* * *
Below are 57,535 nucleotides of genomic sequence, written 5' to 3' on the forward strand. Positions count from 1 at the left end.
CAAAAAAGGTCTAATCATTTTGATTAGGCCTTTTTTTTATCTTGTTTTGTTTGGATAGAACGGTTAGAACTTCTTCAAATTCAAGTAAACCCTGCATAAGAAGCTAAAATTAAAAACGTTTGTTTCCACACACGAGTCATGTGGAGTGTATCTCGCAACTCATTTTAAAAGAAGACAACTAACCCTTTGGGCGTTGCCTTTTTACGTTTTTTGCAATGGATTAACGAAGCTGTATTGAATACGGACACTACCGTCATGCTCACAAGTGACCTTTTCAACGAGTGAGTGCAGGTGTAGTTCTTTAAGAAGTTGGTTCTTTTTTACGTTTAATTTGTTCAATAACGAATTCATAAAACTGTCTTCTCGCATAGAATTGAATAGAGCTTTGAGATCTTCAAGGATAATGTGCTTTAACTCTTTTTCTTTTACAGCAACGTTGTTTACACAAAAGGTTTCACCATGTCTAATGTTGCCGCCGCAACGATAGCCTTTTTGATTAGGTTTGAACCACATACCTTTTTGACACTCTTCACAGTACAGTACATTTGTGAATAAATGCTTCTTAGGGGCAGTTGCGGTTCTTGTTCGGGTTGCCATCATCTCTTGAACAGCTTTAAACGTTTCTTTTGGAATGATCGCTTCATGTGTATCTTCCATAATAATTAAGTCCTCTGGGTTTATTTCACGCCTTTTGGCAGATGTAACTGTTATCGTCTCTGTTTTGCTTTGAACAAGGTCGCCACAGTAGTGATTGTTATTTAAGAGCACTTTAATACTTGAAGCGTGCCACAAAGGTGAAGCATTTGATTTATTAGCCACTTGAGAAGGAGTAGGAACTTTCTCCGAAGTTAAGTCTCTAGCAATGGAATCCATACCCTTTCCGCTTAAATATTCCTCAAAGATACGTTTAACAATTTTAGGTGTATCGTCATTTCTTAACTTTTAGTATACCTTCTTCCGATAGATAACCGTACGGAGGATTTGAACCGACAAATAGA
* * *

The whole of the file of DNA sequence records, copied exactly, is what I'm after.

Below are 57,535 nucleotides of genomic sequence, written 5' to 3' on the forward strand. Positions count from 1 at the left end.
CAAAAAAGGTCTAATCATTTTGATTAGGCCTTTTTTTTATCTTGTTTTGTTTGGATAGAACGGTTAGAACTTCTTCAAATTCAAGTAAACCCTGCATAAGAAGCTAAAATTAAAAACGTTTGTTTCCACACACGAGTCATGTGGAGTGTATCTCGCAACTCATTTTAAAAGAAGACAACTAACCCTTTGGGCGTTGCCTTTTTACGTTTTTTGCAATGGATTAACGAAGCTGTATTGAATACGGACACTACCGTCATGCTCACAAGTGACCTTTTCAACGAGTGAGTGCAGGTGTAGTTCTTTAAGAAGTTGGTTCTTTTTTACGTTTAATTTGTTCAATAACGAATTCATAAAACTGTCTTCTCGCATAGAATTGAATAGAGCTTTGAGATCTTCAAGGATAATGTGCTTTAACTCTTTTTCTTTTACAGCAACGTTGTTTACACAAAAGGTTTCACCATGTCTAATGTTGCCGCCGCAACGATAGCCTTTTTGATTAGGTTTGAACCACATACCTTTTTGACACTCTTCACAGTACAGTACATTTGTGAATAAATGCTTCTTAGGGGCAGTTGCGGTTCTTGTTCGGGTTGCCATCATCTCTTGAACAGCTTTAAACGTTTCTTTTGGAATGATCGCTTCATGTGTATCTTCCATAATAATTAAGTCCTCTGGGTTTATTTCACGCCTTTTGGCAGATGTAACTGTTATCGTCTCTGTTTTGCTTTGAACAAGGTCGCCACAGTAGTGATTGTTATTTAAGAGCACTTTAATACTTGAAGCGTGCCACAAAGGTGAAGCATTTGATTTATTAGCCACTTGAGAAGGAGTAGGAACTTTCTCCGAAGTTAAGTCTCTAGCAATGGAATCCATACCCTTTCCGCTTAAATATTCCTCAAAGATACGTTTAACAATTTTAGGTGTATCGTCATTTCTTAACTTTTAGTATACCTTCTTCCGATAGATAACCGTACGGAGGATTTGAACCGACAAATAGA